More than that, I began to see all dairy products as the end result of an entire industry of violence. For milk to flow, the cow must give birth to a calf. Pregnancies are induced by artificial insemination, often on what the industry calls a “rape rack.” The young cow is made pregnant as early as possible so that milk production can begin. Male calves are taken from their mothers after just a day or two and sent to veal crates. Millions of dairy cows every year are marched into slaughterhouses after their short period of peek productivity ends (usually when they are just five or six years old). Beyond the direct effect on animals are the environmental consequences. Clearing land for cattle is one of the primary causes of rain forest destruction. According to a UN study, animal agriculture produces more greenhouse gasses than all transportation combined.
The story of factory farm eggs is even more tragic. The world in which egg laying chickens live their short lives resembles a terrifying hell realm: beaks seared off without anesthetic, bodies crammed into tiny “battery cages,” infection and disease running rampant and no veterinary care given. Even the best “free range,” organic, egg implies at least two acts of killing. First there is the death of all the surplus male chicks at the hatchery by the cheapest means possible (often simply dumped in trash bags to starve or be suffocated under the bodies of their baby brothers). Then there is the death of the hen herself after her peek laying period is over, usually at about a year. She dies to be made into lower grade meat products or is simply disposed of.
As horrific as these images are, being vegan is an act of love and as such, it is accompanied by joy. How glad I am to be done with all that killing! Every time I choose a vegan meal over one with animal products, I know I am making the right choice; I am keeping the Bodhisattva vow, I am keeping my precepts. Further, it allows me to more honestly love all animals I may encounter. “Don’t worry, I’m vegan,” I find myself telling animals who cannot fully understand, “you have nothing to fear from me.”
In principle, vegan food should be cheaper because it takes less money to produce. In the the English Civil War many, such as the Levellers, became vegetarian in solidarity with the poor. Today subsidies support animal agriculture and factory farms have “externalized” their costs on to the Earth, in order for the cost of a hamburger to be quite low. At the same time, the simple skill of soaking beans or making a lentil soup has been lost. As a result, there are many who feel they cannot afford to become vegan.
Growing up vegetarian, our children came over time to the awareness that other people eat meat. It is natural for children to love animals and often painful when they learn that Mary’s little lamb is on the dinner table. Vegetarian children avoid this cognitive dissonance but are often shocked to discover the food practices of others. Our neighbors eat meat, does that mean they might eat our cat? I explained that people don’t usually eat the kinds of animals they keep as pets. Could our neighbor friends just go to a farm and eat a pig right there? They could but usually people do not see or get to know the animals they eat. They prefer to keep the violence of killing far from view.
When Ruth was still a baby and we were trying out the vegan diet, we discovered an unfilled niche in our community. As it happens, my partner has a real love and talent for dessert baking. It didn’t take long for her to experiment and master the more challenging art of making all her favorite things vegan. Most bread is already made without animal products, but cookies, muffins, and cakes can be made with surprisingly good results using non-hydrogenated margarine to replace the butter and a combination of ground flax seeds and silken tofu to replace the binding and moistening properties of eggs. First my partner began in our home kitchen making a few kinds of vegan cookies for sale at the local cooperative grocery. Slowly she expanded and now her bakery has its own space, employs a staff of fourteen, and is transitioning to a worker-owned cooperative.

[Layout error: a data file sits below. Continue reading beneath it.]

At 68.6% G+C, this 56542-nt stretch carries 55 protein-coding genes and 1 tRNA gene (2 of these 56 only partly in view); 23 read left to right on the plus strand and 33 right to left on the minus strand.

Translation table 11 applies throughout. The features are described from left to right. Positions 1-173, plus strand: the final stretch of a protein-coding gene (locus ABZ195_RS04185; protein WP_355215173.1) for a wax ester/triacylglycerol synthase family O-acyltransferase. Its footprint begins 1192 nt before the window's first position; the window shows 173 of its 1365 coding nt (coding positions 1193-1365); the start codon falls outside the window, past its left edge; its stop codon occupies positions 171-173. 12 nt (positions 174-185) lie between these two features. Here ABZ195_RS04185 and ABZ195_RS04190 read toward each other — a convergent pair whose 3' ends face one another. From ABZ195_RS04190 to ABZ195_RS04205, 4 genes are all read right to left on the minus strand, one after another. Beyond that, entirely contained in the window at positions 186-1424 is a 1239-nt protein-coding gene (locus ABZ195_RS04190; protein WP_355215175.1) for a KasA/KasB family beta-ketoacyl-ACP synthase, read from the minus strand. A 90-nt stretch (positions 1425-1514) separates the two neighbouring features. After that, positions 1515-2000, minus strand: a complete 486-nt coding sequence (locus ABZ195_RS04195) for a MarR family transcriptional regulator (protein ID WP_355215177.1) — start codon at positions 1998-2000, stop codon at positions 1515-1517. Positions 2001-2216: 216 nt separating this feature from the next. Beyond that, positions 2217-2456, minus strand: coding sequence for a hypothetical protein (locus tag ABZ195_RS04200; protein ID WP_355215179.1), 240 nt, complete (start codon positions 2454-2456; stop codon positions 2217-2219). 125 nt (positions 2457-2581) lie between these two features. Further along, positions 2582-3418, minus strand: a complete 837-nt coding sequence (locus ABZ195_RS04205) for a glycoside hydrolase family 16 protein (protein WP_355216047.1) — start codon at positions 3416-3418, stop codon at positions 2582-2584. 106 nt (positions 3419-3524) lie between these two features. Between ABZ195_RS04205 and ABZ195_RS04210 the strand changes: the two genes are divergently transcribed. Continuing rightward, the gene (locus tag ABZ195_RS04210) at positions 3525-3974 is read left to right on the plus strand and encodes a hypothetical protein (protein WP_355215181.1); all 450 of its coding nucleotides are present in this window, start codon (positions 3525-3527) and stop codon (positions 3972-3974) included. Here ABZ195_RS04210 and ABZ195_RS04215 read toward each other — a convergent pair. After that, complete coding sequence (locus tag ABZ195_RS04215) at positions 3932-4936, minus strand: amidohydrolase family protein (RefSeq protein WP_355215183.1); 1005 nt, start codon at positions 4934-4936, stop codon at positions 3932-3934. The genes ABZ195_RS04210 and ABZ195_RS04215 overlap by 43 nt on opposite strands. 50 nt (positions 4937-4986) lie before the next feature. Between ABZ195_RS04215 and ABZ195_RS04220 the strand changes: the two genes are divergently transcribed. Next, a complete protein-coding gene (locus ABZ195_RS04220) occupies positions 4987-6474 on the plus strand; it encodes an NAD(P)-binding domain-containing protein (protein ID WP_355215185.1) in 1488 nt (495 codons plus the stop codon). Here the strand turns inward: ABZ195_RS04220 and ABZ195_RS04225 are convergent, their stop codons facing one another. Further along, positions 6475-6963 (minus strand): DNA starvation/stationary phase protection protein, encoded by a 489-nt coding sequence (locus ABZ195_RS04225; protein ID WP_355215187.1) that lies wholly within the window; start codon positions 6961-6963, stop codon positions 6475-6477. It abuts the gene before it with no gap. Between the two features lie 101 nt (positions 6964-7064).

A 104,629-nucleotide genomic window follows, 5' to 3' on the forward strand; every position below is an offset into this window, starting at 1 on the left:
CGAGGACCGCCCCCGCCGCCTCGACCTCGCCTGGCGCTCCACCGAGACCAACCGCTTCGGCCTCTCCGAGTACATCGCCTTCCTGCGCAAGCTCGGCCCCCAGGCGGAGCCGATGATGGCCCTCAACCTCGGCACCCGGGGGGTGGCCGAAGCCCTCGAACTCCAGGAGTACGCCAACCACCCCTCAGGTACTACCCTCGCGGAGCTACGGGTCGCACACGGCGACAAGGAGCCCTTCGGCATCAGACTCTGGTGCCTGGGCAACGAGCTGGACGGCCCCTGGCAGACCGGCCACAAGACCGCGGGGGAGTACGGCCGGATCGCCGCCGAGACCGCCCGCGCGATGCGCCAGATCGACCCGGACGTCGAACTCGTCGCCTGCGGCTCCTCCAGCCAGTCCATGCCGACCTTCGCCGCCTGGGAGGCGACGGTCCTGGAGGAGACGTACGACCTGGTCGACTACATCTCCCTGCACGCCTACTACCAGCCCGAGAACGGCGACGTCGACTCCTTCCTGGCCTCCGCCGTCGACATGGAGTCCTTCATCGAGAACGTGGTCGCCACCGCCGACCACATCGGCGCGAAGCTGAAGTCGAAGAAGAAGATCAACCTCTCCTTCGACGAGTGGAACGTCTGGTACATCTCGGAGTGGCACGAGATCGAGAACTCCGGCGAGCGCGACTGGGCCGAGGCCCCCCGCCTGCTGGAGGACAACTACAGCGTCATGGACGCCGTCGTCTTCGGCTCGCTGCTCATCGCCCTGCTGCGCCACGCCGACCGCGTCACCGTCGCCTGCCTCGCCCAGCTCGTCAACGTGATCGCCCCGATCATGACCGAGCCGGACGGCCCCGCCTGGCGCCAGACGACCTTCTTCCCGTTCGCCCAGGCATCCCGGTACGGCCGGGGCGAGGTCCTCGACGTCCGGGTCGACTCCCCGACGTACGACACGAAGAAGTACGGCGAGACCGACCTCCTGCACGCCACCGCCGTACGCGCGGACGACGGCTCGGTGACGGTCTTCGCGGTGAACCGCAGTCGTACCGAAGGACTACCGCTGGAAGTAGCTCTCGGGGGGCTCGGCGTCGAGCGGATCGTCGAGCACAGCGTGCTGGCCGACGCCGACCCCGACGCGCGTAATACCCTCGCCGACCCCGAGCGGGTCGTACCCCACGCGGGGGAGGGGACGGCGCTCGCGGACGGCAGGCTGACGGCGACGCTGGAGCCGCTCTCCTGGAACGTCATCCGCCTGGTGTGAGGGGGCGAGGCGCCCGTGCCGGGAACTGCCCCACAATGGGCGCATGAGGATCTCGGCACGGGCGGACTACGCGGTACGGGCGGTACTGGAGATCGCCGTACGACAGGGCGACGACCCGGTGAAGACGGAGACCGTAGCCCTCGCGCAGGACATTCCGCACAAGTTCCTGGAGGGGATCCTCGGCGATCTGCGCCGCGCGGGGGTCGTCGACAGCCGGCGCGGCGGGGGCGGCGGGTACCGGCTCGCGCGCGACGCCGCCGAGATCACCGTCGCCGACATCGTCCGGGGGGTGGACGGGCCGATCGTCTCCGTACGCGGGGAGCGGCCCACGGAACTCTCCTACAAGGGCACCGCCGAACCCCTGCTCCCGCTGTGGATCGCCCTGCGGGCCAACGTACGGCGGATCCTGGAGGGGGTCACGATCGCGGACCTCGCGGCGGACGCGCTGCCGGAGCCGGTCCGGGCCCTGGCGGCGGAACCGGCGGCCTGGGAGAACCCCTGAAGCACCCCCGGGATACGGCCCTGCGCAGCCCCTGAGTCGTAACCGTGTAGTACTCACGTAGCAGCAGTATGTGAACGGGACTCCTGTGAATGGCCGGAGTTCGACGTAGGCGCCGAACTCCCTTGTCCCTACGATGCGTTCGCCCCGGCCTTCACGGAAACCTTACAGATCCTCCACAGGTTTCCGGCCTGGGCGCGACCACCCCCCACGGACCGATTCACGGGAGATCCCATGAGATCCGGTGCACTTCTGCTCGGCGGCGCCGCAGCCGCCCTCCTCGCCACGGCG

Amazingly, most of the recipes she developed have turned out better than their non-vegan counterparts, and the success of the business attests to that. I feel good knowing that every time someone chooses our cookie, muffin, or cupcake over something else, there is a little less money going to fund the mistreatment of animals and a little more going to organic farmers.
It seems as if there is a growing movement of people interested in keeping a nonviolent diet. I am often surprised at the diversity of vegans I meet – young and old, queer and straight, of all ethnic backgrounds. People seem less and less surprised with what I order at restaurants and many places even have straightforward vegan options. My partner’s business is the only vegan bakery in our city but there are now many in the US and other parts of the world. Within the Buddhist community too there seems to be growing awareness, but there is still much work to be done in spreading accurate information and connecting it to compassionate practice.
The ancient Metta Sutta, has a line that I return to again and again: “Even as a mother, at risk of her life, watches over and protects her only child, so with a boundless mind should one cherish all living beings.” This is a tall order to live up to. In my moments of self-righteousness I can notice how far I still am from that ideal. The small sacrifices I make to keep a vegan diet, are far from the sacrifice a mother or father makes for his or her own children. In the poem “Bodhisattva’s Vow,” 17th century Zen teacher, Torei Zenji, wrote that as they saw deeply into the nature of reality, “our ancestors gave reverent care to animals, birds, and all beings.” Insofar as I can be mindful of what I am eating, what I am wearing, and all things around me, I can act spontaneously in a way that will bring benefit to everyone, all animals, human and non-human. Every meal can be an opportunity to give reverent care, to renew my vow for all beings.
Seth Josephson teaches comparative religion and is doing Ph.D. work in contemporary Buddhist and Hindu social movements, cultural theory, sexuality studies, post humanism and many other interconnecting topics at
the Comparative Studies Department at Ohio State University. He is the co-founder of the Buddhist Network of Central Ohio, and hosts workshops and a monthly meditation at the It Looks Like It’s Open Studio. He does his best to model mindfulness for his three inspiring children and eats too many cookies at his partner’s vegan desert bakery which is currently transitioning to a worker owned cooperative.